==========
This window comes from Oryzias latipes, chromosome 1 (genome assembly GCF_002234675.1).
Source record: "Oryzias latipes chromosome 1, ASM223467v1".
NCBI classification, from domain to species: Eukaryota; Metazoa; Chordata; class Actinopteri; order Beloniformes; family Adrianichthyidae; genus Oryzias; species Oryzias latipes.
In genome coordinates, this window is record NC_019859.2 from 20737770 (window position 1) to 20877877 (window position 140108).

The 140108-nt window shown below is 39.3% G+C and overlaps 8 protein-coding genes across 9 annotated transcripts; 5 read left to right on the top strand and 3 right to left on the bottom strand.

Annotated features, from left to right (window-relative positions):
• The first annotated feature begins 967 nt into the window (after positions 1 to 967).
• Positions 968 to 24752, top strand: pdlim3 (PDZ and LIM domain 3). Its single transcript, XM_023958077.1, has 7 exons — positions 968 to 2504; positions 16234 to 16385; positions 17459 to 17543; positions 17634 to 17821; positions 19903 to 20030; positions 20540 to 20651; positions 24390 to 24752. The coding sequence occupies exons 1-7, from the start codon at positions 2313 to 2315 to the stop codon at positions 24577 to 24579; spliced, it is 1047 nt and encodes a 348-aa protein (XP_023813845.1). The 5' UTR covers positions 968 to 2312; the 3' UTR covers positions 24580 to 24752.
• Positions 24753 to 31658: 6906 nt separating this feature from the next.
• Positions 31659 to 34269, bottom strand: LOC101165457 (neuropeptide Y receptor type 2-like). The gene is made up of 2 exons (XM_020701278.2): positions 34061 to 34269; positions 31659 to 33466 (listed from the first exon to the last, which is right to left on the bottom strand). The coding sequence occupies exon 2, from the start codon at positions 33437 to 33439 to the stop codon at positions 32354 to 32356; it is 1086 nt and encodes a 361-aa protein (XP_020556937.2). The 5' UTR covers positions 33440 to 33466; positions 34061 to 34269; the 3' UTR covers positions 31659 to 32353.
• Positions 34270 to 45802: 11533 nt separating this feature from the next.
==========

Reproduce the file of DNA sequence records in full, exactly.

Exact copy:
This window comes from Oryzias latipes, chromosome 1 (genome assembly GCF_002234675.1).
Source record: "Oryzias latipes chromosome 1, ASM223467v1".
NCBI classification, from domain to species: Eukaryota; Metazoa; Chordata; class Actinopteri; order Beloniformes; family Adrianichthyidae; genus Oryzias; species Oryzias latipes.
In genome coordinates, this window is record NC_019859.2 from 20737770 (window position 1) to 20877877 (window position 140108).

The 140108-nt window shown below is 39.3% G+C and overlaps 8 protein-coding genes across 9 annotated transcripts; 5 read left to right on the top strand and 3 right to left on the bottom strand.

Annotated features, from left to right (window-relative positions):
• The first annotated feature begins 967 nt into the window (after positions 1 to 967).
• Positions 968 to 24752, top strand: pdlim3 (PDZ and LIM domain 3). Its single transcript, XM_023958077.1, has 7 exons — positions 968 to 2504; positions 16234 to 16385; positions 17459 to 17543; positions 17634 to 17821; positions 19903 to 20030; positions 20540 to 20651; positions 24390 to 24752. The coding sequence occupies exons 1-7, from the start codon at positions 2313 to 2315 to the stop codon at positions 24577 to 24579; spliced, it is 1047 nt and encodes a 348-aa protein (XP_023813845.1). The 5' UTR covers positions 968 to 2312; the 3' UTR covers positions 24580 to 24752.
• Positions 24753 to 31658: 6906 nt separating this feature from the next.
• Positions 31659 to 34269, bottom strand: LOC101165457 (neuropeptide Y receptor type 2-like). The gene is made up of 2 exons (XM_020701278.2): positions 34061 to 34269; positions 31659 to 33466 (listed from the first exon to the last, which is right to left on the bottom strand). The coding sequence occupies exon 2, from the start codon at positions 33437 to 33439 to the stop codon at positions 32354 to 32356; it is 1086 nt and encodes a 361-aa protein (XP_020556937.2). The 5' UTR covers positions 33440 to 33466; positions 34061 to 34269; the 3' UTR covers positions 31659 to 32353.
• Positions 34270 to 45802: 11533 nt separating this feature from the next.